The Ministry of Religious Endowments has announced it had received warnings from security authorities about alleged attempts to poison people in mosques. The attempts would reportedly be targeted at those who spend the night in mosques during the holy fasting month of Ramadan, which began on Thursday.
Mohamed Abdel Razeq, head of the religious department at the Ministry of Endowments, said the ministry had received security information that “extremist elements” were plotting to spark a political crisis by poisoning the “i’tikaf” meals.
I’tikaf is a voluntary ritual performed during Ramadan, when Muslims stay for a few consecutive days at mosques for prayer and Quran readings.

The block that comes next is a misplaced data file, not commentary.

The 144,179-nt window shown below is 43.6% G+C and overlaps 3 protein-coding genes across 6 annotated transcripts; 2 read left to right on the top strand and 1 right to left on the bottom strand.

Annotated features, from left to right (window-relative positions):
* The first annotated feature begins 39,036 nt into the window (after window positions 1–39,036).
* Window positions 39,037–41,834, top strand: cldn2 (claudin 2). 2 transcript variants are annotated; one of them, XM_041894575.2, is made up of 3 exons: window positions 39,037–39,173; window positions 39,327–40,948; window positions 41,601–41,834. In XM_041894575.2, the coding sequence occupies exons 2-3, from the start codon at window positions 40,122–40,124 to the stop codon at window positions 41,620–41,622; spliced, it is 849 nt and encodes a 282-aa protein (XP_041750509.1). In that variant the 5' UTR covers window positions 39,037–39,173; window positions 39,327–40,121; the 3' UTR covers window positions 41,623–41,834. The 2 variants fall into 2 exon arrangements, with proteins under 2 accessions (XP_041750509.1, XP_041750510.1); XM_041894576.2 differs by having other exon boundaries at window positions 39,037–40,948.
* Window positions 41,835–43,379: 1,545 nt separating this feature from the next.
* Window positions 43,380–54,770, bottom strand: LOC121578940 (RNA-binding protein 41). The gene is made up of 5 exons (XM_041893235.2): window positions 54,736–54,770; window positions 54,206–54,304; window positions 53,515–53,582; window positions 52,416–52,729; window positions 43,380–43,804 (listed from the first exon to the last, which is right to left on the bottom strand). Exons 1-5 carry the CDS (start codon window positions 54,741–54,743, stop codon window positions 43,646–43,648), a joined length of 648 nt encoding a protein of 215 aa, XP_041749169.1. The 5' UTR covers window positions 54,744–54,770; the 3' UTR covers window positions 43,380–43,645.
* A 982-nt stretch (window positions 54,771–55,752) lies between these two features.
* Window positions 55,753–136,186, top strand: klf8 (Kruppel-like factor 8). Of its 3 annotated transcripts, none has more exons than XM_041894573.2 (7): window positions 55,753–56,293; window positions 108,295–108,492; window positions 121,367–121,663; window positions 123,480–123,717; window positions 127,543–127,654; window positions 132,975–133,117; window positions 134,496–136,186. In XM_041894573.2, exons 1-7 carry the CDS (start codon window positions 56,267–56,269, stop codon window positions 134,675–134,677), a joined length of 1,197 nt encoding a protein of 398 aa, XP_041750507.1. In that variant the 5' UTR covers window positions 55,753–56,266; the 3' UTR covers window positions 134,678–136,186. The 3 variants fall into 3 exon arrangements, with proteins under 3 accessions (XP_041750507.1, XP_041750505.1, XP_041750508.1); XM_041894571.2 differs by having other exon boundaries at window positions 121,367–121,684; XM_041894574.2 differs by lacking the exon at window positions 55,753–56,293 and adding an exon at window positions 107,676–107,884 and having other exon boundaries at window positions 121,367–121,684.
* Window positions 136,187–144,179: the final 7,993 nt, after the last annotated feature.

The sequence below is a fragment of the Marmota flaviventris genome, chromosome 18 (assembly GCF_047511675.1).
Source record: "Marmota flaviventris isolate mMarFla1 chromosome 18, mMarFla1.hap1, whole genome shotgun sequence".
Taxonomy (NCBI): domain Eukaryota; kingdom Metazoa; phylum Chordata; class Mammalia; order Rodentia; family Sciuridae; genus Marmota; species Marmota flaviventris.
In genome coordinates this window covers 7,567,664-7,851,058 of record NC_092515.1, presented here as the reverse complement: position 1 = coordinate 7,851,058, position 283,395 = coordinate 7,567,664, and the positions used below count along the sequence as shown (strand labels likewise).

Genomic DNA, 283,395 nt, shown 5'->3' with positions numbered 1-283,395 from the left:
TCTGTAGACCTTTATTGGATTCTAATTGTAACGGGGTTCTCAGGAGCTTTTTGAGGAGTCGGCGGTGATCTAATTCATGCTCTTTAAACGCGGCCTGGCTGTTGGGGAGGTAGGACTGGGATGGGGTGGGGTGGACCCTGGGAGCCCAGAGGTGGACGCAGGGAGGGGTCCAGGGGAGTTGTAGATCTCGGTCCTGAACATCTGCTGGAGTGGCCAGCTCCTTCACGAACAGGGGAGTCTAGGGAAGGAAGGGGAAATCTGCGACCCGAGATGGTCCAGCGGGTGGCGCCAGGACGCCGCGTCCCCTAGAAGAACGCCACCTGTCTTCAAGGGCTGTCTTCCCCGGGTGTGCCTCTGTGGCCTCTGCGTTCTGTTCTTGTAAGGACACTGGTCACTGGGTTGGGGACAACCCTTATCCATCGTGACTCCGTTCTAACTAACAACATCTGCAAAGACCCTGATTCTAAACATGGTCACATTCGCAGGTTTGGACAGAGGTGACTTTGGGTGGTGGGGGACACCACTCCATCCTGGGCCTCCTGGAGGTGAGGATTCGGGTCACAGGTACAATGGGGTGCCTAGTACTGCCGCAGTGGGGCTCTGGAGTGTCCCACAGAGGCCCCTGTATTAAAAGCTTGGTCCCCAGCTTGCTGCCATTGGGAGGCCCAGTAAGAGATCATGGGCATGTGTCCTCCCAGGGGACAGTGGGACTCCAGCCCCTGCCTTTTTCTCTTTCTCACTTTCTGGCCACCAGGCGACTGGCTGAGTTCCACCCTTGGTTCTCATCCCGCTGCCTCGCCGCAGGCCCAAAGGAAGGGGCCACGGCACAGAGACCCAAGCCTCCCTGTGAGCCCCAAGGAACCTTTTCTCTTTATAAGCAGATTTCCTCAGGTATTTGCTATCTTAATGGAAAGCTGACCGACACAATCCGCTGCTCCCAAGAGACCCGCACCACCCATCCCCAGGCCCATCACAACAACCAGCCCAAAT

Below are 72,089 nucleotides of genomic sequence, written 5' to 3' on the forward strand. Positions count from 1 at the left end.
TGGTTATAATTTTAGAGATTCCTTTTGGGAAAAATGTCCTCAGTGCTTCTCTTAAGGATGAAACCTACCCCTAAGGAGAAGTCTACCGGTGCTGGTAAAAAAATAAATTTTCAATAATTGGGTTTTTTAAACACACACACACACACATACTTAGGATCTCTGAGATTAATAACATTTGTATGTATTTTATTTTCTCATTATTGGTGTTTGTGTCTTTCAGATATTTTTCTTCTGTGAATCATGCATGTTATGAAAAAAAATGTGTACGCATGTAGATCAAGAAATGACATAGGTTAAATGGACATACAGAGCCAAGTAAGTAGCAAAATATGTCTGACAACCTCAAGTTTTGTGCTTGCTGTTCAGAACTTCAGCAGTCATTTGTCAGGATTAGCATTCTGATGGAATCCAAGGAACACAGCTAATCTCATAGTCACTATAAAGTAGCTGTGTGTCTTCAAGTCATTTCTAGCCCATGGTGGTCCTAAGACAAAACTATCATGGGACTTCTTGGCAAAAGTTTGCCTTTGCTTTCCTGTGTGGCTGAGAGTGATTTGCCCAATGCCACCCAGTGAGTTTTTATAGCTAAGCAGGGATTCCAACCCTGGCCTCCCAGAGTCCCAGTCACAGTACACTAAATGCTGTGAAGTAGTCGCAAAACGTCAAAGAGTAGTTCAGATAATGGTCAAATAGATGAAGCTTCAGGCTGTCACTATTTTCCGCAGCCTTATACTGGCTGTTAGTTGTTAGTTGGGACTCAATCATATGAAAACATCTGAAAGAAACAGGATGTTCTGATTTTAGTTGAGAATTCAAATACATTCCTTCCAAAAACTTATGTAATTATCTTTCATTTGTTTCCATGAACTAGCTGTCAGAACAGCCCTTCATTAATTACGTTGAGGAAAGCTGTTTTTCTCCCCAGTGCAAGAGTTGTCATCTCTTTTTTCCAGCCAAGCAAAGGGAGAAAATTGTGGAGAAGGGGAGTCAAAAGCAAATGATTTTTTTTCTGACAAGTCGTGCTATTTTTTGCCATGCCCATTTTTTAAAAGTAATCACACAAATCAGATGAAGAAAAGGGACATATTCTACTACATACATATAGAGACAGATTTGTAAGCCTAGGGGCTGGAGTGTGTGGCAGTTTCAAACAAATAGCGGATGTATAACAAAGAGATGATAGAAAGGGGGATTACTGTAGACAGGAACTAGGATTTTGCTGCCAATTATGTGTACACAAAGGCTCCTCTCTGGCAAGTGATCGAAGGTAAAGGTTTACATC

Due to the threats, all meals would be banned from the mosques during i’tikaf, except for those delivered by restaurants which are trusted by the congregation and authorized by the ministry, according to Abdel Razeq.
Those who do not belong to the area where the mosque is located should not be allowed to perform i'tikaf, and violators would be referred to the police, Abdel Razeq added, stressing that IDs would be collected from people eager to perform i'tikaf.
Social media reports have said the ministry was seeking to employ “observers” to watch the congregations during prayers, or even to ban i'tikaf altogether.
Abdel Razeq dismissed the rumors, but confirmed measures were being taken to watch over the rituals.
“It is totally untrue that the ministry would appoint observers for prayers”, Abdel Razeq said. “The Ministry had formed a panel to observe mosques preparing for Ramadan, but no mosque shall be closed”, he added .
The official revealed that “strict measures” would be applied to prevent imams who are not from al-Azhar from leading prayers or giving sermons.
Edited translation from Al-Masry Al-Youm